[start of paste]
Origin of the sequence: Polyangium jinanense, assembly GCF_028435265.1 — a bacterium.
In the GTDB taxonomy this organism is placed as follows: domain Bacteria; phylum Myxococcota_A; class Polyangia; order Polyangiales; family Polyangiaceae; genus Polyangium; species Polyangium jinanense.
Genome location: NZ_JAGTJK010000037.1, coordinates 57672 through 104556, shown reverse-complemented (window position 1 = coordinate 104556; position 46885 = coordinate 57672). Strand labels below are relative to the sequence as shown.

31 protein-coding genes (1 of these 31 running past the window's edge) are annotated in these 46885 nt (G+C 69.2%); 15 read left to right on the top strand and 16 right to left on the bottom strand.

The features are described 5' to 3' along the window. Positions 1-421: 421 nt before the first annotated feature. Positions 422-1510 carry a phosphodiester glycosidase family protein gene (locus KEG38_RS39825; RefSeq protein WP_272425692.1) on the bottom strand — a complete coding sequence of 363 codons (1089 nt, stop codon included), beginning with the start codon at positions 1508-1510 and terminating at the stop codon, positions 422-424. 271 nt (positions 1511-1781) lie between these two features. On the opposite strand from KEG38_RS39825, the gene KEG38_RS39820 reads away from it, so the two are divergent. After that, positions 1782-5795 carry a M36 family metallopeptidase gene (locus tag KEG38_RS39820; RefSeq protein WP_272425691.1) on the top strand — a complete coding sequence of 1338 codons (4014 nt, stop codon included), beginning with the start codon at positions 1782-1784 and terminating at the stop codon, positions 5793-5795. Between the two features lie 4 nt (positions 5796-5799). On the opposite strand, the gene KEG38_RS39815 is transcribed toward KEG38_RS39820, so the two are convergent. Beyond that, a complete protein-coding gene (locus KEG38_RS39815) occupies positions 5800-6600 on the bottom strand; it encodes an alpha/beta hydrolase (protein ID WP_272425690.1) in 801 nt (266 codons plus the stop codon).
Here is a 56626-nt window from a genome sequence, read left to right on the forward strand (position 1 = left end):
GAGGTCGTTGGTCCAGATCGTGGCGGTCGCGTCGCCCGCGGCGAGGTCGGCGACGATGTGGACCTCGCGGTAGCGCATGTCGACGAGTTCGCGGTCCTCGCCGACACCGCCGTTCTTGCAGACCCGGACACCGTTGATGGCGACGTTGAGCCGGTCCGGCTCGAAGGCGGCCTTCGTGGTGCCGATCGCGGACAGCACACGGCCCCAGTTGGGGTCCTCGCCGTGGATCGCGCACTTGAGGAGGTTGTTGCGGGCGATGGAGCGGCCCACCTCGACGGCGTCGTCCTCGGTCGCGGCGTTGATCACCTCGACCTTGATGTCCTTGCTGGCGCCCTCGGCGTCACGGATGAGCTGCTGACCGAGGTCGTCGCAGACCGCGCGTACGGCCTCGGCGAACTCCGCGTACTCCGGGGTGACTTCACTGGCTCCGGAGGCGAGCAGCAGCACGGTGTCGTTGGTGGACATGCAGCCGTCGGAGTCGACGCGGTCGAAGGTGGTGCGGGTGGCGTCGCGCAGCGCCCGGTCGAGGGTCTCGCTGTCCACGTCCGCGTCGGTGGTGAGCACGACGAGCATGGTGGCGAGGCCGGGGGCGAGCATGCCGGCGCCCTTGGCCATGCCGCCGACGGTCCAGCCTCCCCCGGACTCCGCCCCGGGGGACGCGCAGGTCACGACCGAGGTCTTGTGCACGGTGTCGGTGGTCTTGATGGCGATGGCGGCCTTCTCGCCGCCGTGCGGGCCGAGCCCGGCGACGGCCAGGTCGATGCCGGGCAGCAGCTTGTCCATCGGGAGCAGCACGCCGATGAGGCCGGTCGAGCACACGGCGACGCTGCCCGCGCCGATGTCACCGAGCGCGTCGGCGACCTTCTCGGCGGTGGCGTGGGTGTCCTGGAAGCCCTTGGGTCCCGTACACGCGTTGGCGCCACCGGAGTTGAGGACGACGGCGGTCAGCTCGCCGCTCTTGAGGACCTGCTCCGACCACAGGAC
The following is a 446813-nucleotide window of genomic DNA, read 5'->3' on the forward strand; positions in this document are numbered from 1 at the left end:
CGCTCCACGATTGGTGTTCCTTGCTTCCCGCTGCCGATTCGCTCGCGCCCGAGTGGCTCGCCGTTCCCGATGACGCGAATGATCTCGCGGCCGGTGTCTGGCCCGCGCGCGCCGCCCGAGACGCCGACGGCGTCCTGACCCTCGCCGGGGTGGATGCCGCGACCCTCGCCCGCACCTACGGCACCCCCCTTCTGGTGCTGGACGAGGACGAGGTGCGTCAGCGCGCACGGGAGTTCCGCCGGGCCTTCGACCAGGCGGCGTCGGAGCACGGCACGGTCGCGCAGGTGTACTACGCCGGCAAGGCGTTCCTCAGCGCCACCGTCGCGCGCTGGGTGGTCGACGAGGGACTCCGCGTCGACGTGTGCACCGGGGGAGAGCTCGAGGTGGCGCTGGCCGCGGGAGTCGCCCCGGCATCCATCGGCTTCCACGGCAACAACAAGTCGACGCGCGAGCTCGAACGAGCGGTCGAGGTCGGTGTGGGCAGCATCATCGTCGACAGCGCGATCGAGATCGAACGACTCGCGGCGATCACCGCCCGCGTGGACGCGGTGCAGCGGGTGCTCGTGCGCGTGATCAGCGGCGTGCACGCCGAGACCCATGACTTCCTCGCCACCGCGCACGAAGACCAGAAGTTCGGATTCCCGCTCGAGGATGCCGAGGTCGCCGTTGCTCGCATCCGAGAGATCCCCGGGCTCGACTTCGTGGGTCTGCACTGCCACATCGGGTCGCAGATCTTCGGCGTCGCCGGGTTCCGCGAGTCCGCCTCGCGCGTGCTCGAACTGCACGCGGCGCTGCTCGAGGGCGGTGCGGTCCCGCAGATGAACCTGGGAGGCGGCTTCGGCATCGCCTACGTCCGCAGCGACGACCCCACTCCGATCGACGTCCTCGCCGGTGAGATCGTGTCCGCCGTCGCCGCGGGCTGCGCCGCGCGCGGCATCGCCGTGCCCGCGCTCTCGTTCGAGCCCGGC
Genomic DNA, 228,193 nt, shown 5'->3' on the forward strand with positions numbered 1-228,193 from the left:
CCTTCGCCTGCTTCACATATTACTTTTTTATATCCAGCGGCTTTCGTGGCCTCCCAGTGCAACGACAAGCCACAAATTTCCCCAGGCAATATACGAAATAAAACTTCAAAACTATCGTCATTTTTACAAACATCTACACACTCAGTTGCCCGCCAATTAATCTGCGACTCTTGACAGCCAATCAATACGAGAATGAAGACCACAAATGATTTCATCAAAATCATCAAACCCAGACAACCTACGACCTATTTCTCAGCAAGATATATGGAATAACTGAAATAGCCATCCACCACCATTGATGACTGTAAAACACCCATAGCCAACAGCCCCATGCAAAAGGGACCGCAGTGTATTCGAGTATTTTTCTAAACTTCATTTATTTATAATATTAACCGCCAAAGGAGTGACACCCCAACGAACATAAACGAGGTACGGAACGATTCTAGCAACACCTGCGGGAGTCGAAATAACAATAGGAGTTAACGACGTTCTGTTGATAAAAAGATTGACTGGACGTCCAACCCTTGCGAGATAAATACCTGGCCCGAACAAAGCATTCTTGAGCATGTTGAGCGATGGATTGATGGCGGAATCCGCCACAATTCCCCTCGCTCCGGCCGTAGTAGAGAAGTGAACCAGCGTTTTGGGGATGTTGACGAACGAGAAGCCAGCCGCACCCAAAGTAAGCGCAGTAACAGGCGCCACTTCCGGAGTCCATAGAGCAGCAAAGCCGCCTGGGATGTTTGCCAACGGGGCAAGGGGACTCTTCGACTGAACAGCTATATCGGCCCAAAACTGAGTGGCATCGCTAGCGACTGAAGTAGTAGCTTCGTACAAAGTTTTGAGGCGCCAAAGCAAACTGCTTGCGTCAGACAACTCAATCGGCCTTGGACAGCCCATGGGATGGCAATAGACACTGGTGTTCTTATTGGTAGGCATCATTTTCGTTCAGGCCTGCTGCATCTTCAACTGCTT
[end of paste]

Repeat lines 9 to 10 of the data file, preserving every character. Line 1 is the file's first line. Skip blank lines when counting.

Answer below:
CGCTCCACGATTGGTGTTCCTTGCTTCCCGCTGCCGATTCGCTCGCGCCCGAGTGGCTCGCCGTTCCCGATGACGCGAATGATCTCGCGGCCGGTGTCTGGCCCGCGCGCGCCGCCCGAGACGCCGACGGCGTCCTGACCCTCGCCGGGGTGGATGCCGCGACCCTCGCCCGCACCTACGGCACCCCCCTTCTGGTGCTGGACGAGGACGAGGTGCGTCAGCGCGCACGGGAGTTCCGCCGGGCCTTCGACCAGGCGGCGTCGGAGCACGGCACGGTCGCGCAGGTGTACTACGCCGGCAAGGCGTTCCTCAGCGCCACCGTCGCGCGCTGGGTGGTCGACGAGGGACTCCGCGTCGACGTGTGCACCGGGGGAGAGCTCGAGGTGGCGCTGGCCGCGGGAGTCGCCCCGGCATCCATCGGCTTCCACGGCAACAACAAGTCGACGCGCGAGCTCGAACGAGCGGTCGAGGTCGGTGTGGGCAGCATCATCGTCGACAGCGCGATCGAGATCGAACGACTCGCGGCGATCACCGCCCGCGTGGACGCGGTGCAGCGGGTGCTCGTGCGCGTGATCAGCGGCGTGCACGCCGAGACCCATGACTTCCTCGCCACCGCGCACGAAGACCAGAAGTTCGGATTCCCGCTCGAGGATGCCGAGGTCGCCGTTGCTCGCATCCGAGAGATCCCCGGGCTCGACTTCGTGGGTCTGCACTGCCACATCGGGTCGCAGATCTTCGGCGTCGCCGGGTTCCGCGAGTCCGCCTCGCGCGTGCTCGAACTGCACGCGGCGCTGCTCGAGGGCGGTGCGGTCCCGCAGATGAACCTGGGAGGCGGCTTCGGCATCGCCTACGTCCGCAGCGACGACCCCACTCCGATCGACGTCCTCGCCGGTGAGATCGTGTCCGCCGTCGCCGCGGGCTGCGCCGCGCGCGGCATCGCCGTGCCCGCGCTCTCGTTCGAGCCCGGC
Genomic DNA, 228,193 nt, shown 5'->3' on the forward strand with positions numbered 1-228,193 from the left: